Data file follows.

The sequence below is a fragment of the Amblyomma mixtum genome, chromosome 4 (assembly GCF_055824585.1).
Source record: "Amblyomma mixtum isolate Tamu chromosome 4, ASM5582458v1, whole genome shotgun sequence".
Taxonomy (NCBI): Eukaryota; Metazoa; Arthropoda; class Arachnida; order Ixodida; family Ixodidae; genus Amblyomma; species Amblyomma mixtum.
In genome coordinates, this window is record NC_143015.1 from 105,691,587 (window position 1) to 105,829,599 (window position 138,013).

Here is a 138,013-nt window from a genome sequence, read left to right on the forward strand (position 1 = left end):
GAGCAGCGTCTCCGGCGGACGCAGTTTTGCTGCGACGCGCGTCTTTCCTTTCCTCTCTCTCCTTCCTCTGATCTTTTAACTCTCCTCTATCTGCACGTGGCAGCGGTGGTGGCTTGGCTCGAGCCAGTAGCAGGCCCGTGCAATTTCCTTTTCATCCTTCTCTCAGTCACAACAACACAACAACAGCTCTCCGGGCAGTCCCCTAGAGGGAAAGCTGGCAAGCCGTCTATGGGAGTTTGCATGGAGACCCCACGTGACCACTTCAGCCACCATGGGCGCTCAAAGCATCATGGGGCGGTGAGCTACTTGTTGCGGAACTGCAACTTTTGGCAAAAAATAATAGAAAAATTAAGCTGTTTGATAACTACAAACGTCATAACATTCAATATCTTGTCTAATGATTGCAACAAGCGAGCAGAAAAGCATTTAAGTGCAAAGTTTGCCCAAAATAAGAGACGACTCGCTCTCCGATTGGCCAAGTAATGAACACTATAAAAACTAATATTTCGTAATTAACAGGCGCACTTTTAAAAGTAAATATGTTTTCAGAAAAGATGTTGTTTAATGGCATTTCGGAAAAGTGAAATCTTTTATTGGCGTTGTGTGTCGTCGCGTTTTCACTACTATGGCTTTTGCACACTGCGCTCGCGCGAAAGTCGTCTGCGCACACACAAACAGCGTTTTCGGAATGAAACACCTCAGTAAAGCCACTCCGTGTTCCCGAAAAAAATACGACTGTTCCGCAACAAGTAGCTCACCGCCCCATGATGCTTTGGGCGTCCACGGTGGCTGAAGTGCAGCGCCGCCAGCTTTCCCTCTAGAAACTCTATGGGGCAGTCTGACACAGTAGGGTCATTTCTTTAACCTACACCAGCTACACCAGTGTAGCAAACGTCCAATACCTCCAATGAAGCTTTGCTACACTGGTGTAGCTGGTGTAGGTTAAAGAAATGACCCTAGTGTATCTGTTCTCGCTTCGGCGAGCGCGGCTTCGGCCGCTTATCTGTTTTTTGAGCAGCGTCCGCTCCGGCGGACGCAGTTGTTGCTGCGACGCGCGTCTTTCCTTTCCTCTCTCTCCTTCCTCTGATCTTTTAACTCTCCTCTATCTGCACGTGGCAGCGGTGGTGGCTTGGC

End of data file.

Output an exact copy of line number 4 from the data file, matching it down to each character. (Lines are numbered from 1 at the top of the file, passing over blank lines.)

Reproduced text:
In genome coordinates, this window is record NC_143015.1 from 105,691,587 (window position 1) to 105,829,599 (window position 138,013).